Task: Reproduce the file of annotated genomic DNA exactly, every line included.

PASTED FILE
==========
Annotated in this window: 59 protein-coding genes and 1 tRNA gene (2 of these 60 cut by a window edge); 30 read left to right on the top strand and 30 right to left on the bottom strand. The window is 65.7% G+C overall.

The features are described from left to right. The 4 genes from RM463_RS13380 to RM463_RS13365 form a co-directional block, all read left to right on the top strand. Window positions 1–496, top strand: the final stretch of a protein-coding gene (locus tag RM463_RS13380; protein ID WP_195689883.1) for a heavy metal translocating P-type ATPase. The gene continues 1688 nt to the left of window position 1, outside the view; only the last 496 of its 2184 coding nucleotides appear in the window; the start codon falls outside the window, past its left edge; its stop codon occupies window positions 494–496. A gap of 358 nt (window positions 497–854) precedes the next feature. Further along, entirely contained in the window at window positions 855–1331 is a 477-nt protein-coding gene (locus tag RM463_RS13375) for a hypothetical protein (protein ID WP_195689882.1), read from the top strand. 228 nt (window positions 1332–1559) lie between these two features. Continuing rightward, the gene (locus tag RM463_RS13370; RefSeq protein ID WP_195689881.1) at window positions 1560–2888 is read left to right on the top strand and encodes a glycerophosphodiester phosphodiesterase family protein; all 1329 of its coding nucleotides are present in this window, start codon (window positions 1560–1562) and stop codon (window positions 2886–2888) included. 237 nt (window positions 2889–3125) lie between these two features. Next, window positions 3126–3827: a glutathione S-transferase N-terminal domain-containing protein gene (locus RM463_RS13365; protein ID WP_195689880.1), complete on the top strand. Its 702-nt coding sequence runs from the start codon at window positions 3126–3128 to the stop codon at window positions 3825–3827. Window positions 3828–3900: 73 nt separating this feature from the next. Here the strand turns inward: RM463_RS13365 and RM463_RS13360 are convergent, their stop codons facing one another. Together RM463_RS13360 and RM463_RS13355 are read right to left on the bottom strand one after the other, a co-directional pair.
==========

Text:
Annotated in this window: 59 protein-coding genes and 1 tRNA gene (2 of these 60 cut by a window edge); 30 read left to right on the top strand and 30 right to left on the bottom strand. The window is 65.7% G+C overall.

The features are described from left to right. The 4 genes from RM463_RS13380 to RM463_RS13365 form a co-directional block, all read left to right on the top strand. Window positions 1–496, top strand: the final stretch of a protein-coding gene (locus tag RM463_RS13380; protein ID WP_195689883.1) for a heavy metal translocating P-type ATPase. The gene continues 1688 nt to the left of window position 1, outside the view; only the last 496 of its 2184 coding nucleotides appear in the window; the start codon falls outside the window, past its left edge; its stop codon occupies window positions 494–496. A gap of 358 nt (window positions 497–854) precedes the next feature. Further along, entirely contained in the window at window positions 855–1331 is a 477-nt protein-coding gene (locus tag RM463_RS13375) for a hypothetical protein (protein ID WP_195689882.1), read from the top strand. 228 nt (window positions 1332–1559) lie between these two features. Continuing rightward, the gene (locus tag RM463_RS13370; RefSeq protein ID WP_195689881.1) at window positions 1560–2888 is read left to right on the top strand and encodes a glycerophosphodiester phosphodiesterase family protein; all 1329 of its coding nucleotides are present in this window, start codon (window positions 1560–1562) and stop codon (window positions 2886–2888) included. 237 nt (window positions 2889–3125) lie between these two features. Next, window positions 3126–3827: a glutathione S-transferase N-terminal domain-containing protein gene (locus RM463_RS13365; protein ID WP_195689880.1), complete on the top strand. Its 702-nt coding sequence runs from the start codon at window positions 3126–3128 to the stop codon at window positions 3825–3827. Window positions 3828–3900: 73 nt separating this feature from the next. Here the strand turns inward: RM463_RS13365 and RM463_RS13360 are convergent, their stop codons facing one another. Together RM463_RS13360 and RM463_RS13355 are read right to left on the bottom strand one after the other, a co-directional pair.